I will try not to give too many inconsistent answers in the same five minutes if possible.
I was trying to deal with Lord Mance's points yesterday about Fire Brigades Union, whether it stood for a broader principle. The point that I was making was that it doesn't, we respectfully submit. It does involve the court concluding that the home secretary could not exercise his prerogative power in the circumstances in which the legislation said what it did in section 171(1). We would invite you, without going back to it, to read or to reread Lord Browne-Wilkinson on that issue at 554 F, Lord Lloyd at 502 E, and Lord Nicholls at 506.
They all effectively concluded that it would be an abuse of his statutory power under section 171 for the Secretary of State to announce that he would not introduce the statutory scheme, and to introduce the prerogative scheme instead. Lord Nicholls specifically held -- that was Lord Lloyd's analysis and Lord Nicholls specifically held that it imposed that section, a duty to keep under consideration when to introduce a statutory scheme, and by introducing the new scheme, he had set his face against that. So in short there was a specific statutory duty to which the home secretary was subject, and from which he had disabled himself from exercising.
So there is no broad principle of frustration of rights or changes to domestic law; the straightforward, if you will is a -- principle is a straightforward public law principle, and the House in that case was only divided on the interpretation of the facts, had the Secretary of State in fact disabled himself.
So to be analogous, the ECA in our context would have to contain a provision to the effect that the foreign secretary either must ratify or should keep under review when to ratify. There is nothing indeed in the ratification at all in our particular context. That is what we say and I wanted to go back on Fire Brigades Union in that way.
Can I then turn to scale, and I don't mean to diminish the force of the point that Lord Wilson puts to me. It is a genuine and real one that the other side takes. So scale or difference in kind, however you choose to put the point, you are actually withdrawing, you are not just altering in a small way, as it were, the corpus of rights in and out; you are actually withdrawing, is the force of the point against us.
Our answers to that are these. Firstly, we say, the ECA does not touch withdrawal. The fact that it is, that it creates rights which are contingent on the shape of the corpus of EU rights and that they can be removed as well as added to, may not provide a complete answer but it is a step along the way because it shows that Parliament was contemplating removal of rights. We also submit, as you know, that it was contingent on the international relationship between the UK and the other EU member states remaining the same. For that reason, the process of withdrawal, the giving, commencing of that process by giving notice, is not inconsistent, we submit, with legislative intent.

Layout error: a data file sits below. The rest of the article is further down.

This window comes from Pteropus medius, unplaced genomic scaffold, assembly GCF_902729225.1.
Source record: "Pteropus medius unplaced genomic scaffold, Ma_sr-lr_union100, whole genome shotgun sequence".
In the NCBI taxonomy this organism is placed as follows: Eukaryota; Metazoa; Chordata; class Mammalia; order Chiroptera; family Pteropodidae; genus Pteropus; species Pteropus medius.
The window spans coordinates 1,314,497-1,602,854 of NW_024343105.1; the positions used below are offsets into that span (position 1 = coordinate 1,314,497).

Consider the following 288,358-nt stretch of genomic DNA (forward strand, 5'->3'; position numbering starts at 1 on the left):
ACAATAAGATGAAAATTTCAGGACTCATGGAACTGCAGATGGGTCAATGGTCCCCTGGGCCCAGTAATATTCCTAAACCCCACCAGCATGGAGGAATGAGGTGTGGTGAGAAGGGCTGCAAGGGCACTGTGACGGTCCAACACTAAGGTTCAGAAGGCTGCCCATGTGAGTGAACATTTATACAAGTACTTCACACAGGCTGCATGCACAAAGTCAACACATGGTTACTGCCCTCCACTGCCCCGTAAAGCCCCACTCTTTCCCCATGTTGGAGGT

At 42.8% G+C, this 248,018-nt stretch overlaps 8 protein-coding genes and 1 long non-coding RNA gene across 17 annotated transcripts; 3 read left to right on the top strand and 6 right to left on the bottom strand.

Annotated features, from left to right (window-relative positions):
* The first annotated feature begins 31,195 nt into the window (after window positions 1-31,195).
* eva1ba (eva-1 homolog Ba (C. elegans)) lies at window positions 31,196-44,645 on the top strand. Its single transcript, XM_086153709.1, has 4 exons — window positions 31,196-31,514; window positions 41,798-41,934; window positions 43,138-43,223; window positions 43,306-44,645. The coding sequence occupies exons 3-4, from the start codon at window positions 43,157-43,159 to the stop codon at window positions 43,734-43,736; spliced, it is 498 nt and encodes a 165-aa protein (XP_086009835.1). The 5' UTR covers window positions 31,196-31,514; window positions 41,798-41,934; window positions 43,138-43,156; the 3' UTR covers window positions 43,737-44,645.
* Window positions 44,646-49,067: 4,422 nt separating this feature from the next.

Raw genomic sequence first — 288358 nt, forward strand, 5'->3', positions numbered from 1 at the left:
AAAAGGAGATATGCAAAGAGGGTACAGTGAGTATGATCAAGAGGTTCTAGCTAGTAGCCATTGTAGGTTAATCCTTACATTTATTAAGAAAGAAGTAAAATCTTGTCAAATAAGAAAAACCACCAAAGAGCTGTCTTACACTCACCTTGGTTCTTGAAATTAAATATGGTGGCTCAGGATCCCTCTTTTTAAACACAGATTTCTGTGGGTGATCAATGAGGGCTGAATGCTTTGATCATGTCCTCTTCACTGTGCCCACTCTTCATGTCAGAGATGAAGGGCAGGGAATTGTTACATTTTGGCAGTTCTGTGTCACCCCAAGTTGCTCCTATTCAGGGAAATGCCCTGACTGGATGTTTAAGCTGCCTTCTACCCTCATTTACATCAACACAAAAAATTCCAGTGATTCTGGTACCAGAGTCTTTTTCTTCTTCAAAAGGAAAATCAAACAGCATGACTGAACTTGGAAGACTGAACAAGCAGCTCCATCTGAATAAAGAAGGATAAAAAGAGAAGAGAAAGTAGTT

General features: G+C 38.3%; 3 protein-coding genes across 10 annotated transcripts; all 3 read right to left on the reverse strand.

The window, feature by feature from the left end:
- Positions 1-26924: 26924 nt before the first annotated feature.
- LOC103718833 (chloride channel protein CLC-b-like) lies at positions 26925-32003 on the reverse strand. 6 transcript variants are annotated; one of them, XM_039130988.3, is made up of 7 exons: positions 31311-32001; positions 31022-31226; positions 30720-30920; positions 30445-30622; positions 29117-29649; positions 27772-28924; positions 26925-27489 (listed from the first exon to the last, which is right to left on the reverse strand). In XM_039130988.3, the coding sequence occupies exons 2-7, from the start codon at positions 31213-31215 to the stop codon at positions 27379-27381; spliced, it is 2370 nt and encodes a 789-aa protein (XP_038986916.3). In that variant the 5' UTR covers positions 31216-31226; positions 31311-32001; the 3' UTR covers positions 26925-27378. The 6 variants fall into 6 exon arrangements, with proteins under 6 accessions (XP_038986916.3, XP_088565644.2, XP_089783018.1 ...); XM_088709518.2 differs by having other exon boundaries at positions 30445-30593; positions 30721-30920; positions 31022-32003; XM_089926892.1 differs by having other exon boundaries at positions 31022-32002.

You have got our point about the basic structure of the Act and its dualist features, focusing purely on transposition, not on controlling those international powers.
That is the view of the ECA in isolation, in answer to that point, and as you know, our case is you don't view it in isolation properly; you take into account also the scheme of legislation in its entirety, so the subsequent pieces of legislation. We know, I took you to them yesterday, that the later legislation absolutely plainly does address and consider what powers to take back into parliamentary control of whatever kind, and what powers to leave in the hands of the Government.
It specifically considered, as we saw, in the 2008 and 2011 acts, Article 50, which is the very process of withdrawal, and we saw yesterday that it made provision for Article 50(3) as one of the rights, and all of that.
That is the second of the answers. The first is viewing 1972 on its own; the second is look at the later legislation; and third is, if the concern constitutionally is scale or a different kind of thing, a different kind of change, then the constitutional answer for that is the 2015 Act and the referendum.
That rather leads into the point that was also made yesterday about joint effort, have we got mirror-images, joint effort and matters of that kind. Again, three short points if I may on that.
Firstly, on any view, there has been a joint effort, and there will continue to be a joint effort at this end of the scale. In other words at the withdrawal point, 2015 Act again, the referendum and the continued involvement of Parliament in the necessary process of implementing the withdrawal.
Secondly and strictly, what will happen on exit will reflect closely what happened on entry. The decision to enter involved an international act, the signing of the accession treaty, domestic legislation to come into force on entry, the ECA, and the final international act, ratification.